Probable upholsterer's tool, I believe....
Found at a sale, thought it was interesting.
Looks to be an upholsterer's tool, combo hammer and cloth stretcher...... but I could naturally be wrong.
Last edited by JST; 06-26-2012 at 10:05 PM.
I think you are right.... and it is the cutest one I have seen, just love the gracefulness of the hammer head to the rest of the tool.
On the other hand, it could be a wheel weight tool.
I have something similar; was told they are shoemakers pliers.
There's a sort of humorous saying on the OLDTOOLS mailing list that if you cannot identify a tool, then it's probably a leatherworker's tool ! If you are really interested in pinning it down, there's a book about leatherworker's tools: "Dictionary of Leather-Working Tools c.1700-1950 and the Tools of Allied Trades R. A. Salaman" Available from Astragal Press (now part of Chester Book Co.) Your librarian can probably borrow this on interlibrary loan.
I strongly agree with Rivett's sentiment that the tool is gracefully designed. Bet that wooden handle is a lot easier on the user's hand than an all-steel tool would be.
yeah, that nice form is what attracted me to it.....
Problem is, I never set out to "collect" tools, I generally buy what I can and will use..... Now I have two different upholsterer's pliers, and I have no intent to ever do any upholstery.
Thanks for the confirmation though.
"When in doubt it's probably a leatherworker's tool"........... sorta like "when in doubt about a class of artifacts found in an archaeological dig, they are game pieces if small, and ritual items if large"..........
Found something similar, but much uglier
I want to correct my guess.... I think they are shoemakers pliers..... I kind of thought that when it was mentioned above and then I got this from a friend who reads but doesn't post here...
"You know I lurk on the above website. I noticed a recent thread that posted a photo of a small pliers that some questioned if the pliers were used by upholsterers or shoemakers. The pliers are too small and narrow for traditional upholstery though I guess in a pinch anything is possible. They are what are known in the cobblers trade as "lasting pliers" used by shoemakers who actually handmade shoes to stretch leather over the wood last. Once stretched the leather was then held tight against the last and tacked to the last using the hammer head side of the pliers. The process is repeated inch by inch as the shoemaker goes around the last. It is done surprisingly fast. There used to be a shoemaker near my apartment in NYC, who holding his tacks in his mouth, like an upholsterer, moved with surprisingly unerring speed. I used to watch him do his craft. When the shoemaker died, I noticed a dumpster one day poled high full of thousands of numbered lasts each custom carved for a specific customer many with added glued leather corrective curves that I assumed reflected changes in the shape of his customers feet over the years. I salvage a few for old times sake as tokens of days gone by but eventually threw them out. Not like saving a rare speed indicator."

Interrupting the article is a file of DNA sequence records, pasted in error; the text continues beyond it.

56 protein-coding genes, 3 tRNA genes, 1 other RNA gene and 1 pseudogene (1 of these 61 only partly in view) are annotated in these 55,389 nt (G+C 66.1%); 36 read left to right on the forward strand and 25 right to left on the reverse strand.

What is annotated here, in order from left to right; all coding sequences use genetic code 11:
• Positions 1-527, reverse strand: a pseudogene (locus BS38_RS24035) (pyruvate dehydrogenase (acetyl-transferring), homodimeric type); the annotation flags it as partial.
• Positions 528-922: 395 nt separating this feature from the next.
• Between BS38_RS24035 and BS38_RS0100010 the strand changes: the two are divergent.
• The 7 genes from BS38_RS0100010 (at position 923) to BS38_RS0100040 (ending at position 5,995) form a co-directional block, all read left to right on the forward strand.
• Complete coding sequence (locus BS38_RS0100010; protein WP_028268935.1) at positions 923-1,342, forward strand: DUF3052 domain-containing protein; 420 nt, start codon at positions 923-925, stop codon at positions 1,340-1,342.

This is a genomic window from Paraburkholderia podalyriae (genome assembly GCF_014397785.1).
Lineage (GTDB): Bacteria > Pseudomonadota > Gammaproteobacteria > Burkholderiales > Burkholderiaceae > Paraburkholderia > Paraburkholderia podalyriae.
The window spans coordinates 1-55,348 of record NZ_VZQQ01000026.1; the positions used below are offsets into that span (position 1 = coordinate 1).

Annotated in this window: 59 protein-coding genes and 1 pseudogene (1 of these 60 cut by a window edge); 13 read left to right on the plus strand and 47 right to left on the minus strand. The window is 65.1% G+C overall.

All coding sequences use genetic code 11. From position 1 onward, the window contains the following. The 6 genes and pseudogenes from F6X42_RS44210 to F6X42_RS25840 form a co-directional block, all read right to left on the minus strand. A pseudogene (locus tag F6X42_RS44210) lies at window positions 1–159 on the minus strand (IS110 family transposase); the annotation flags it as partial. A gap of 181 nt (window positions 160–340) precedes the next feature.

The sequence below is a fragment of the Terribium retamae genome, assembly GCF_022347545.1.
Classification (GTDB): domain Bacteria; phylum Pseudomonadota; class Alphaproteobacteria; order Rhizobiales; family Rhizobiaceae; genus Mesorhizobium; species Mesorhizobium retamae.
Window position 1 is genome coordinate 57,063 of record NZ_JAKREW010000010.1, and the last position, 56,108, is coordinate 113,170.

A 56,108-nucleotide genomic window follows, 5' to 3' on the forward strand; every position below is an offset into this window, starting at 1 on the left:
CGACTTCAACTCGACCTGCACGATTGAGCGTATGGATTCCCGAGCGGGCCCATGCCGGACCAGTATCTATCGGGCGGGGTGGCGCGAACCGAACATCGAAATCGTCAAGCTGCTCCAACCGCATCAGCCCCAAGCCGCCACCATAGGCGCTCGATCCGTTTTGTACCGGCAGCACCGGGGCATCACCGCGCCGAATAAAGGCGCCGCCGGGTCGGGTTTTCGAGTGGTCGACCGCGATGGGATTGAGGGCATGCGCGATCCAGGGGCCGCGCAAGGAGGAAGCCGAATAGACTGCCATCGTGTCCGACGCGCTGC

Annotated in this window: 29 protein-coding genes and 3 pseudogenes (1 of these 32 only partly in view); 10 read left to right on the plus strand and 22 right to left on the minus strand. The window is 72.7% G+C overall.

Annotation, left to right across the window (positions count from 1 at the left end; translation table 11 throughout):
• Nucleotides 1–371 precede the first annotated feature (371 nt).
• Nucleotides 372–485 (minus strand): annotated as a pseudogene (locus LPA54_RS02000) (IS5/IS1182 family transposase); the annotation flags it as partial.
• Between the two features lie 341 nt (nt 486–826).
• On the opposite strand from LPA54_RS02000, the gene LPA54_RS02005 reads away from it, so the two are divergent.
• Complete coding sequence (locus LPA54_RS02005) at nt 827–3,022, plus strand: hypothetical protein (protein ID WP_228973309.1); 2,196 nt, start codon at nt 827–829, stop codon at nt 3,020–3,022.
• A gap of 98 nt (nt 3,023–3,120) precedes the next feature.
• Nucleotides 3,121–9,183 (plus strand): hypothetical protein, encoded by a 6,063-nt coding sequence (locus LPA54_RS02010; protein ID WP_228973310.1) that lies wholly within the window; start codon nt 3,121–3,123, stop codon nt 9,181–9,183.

"Just for fun I tried a Google search: A Rose by any other name ..... It seems many men tried to make their fortune in the 19th century by trying to make a better "lasting" tools, ie: pliers, pinchers, levers, hammers, or whatever you called them they seem to do pretty close to the same things. Below are 101.
Just like the men who tried to make better mouse traps or better barb wires, etc. etc."
lasting tool* - Google Search
It would make a very novel nut cracker, you could either crack them with the jaws or bash them open on the table with the hammer portion. Or one could use them on a nice fresh lobster, haven't eaten yet can you tell?
Your friend may know old tools well..... but I would not be so hide-bound about them being shoemaker's tools only (pun intentional).
These, while they are narrow, are as wide as the Utica 1100 pliers which were specifically made for upholsterers. And these were used in teh upholsterer's trade, since they were found with other upholsterer's tools, materials etc, including odd curved rulers which were way too long for any shoe purpose,